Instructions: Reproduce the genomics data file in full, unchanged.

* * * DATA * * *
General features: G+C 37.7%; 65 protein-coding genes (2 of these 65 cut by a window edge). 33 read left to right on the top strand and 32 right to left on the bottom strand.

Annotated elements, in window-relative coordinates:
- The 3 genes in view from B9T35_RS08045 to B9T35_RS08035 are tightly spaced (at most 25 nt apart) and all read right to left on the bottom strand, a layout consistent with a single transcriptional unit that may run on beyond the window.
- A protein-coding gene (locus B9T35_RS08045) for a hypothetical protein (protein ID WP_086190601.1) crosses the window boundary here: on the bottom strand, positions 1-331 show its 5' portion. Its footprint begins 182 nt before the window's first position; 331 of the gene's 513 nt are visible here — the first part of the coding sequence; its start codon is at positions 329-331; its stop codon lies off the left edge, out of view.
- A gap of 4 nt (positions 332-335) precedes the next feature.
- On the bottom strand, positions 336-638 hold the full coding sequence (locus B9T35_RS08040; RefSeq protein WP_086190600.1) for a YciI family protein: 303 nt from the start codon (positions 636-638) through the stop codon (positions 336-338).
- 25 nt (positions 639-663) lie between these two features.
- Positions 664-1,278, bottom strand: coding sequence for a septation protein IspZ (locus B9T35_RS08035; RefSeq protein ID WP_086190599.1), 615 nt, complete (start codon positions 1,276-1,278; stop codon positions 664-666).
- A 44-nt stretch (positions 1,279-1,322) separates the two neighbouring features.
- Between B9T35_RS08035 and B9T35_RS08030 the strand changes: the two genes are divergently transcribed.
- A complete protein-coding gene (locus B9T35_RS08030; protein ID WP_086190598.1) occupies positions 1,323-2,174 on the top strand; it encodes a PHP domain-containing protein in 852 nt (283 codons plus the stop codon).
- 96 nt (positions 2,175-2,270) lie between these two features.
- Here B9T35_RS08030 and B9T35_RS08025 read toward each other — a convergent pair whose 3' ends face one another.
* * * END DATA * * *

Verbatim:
General features: G+C 37.7%; 65 protein-coding genes (2 of these 65 cut by a window edge). 33 read left to right on the top strand and 32 right to left on the bottom strand.

Annotated elements, in window-relative coordinates:
- The 3 genes in view from B9T35_RS08045 to B9T35_RS08035 are tightly spaced (at most 25 nt apart) and all read right to left on the bottom strand, a layout consistent with a single transcriptional unit that may run on beyond the window.
- A protein-coding gene (locus B9T35_RS08045) for a hypothetical protein (protein ID WP_086190601.1) crosses the window boundary here: on the bottom strand, positions 1-331 show its 5' portion. Its footprint begins 182 nt before the window's first position; 331 of the gene's 513 nt are visible here — the first part of the coding sequence; its start codon is at positions 329-331; its stop codon lies off the left edge, out of view.
- A gap of 4 nt (positions 332-335) precedes the next feature.
- On the bottom strand, positions 336-638 hold the full coding sequence (locus B9T35_RS08040; RefSeq protein WP_086190600.1) for a YciI family protein: 303 nt from the start codon (positions 636-638) through the stop codon (positions 336-338).
- 25 nt (positions 639-663) lie between these two features.
- Positions 664-1,278, bottom strand: coding sequence for a septation protein IspZ (locus B9T35_RS08035; RefSeq protein ID WP_086190599.1), 615 nt, complete (start codon positions 1,276-1,278; stop codon positions 664-666).
- A 44-nt stretch (positions 1,279-1,322) separates the two neighbouring features.
- Between B9T35_RS08035 and B9T35_RS08030 the strand changes: the two genes are divergently transcribed.
- A complete protein-coding gene (locus B9T35_RS08030; protein ID WP_086190598.1) occupies positions 1,323-2,174 on the top strand; it encodes a PHP domain-containing protein in 852 nt (283 codons plus the stop codon).
- 96 nt (positions 2,175-2,270) lie between these two features.
- Here B9T35_RS08030 and B9T35_RS08025 read toward each other — a convergent pair whose 3' ends face one another.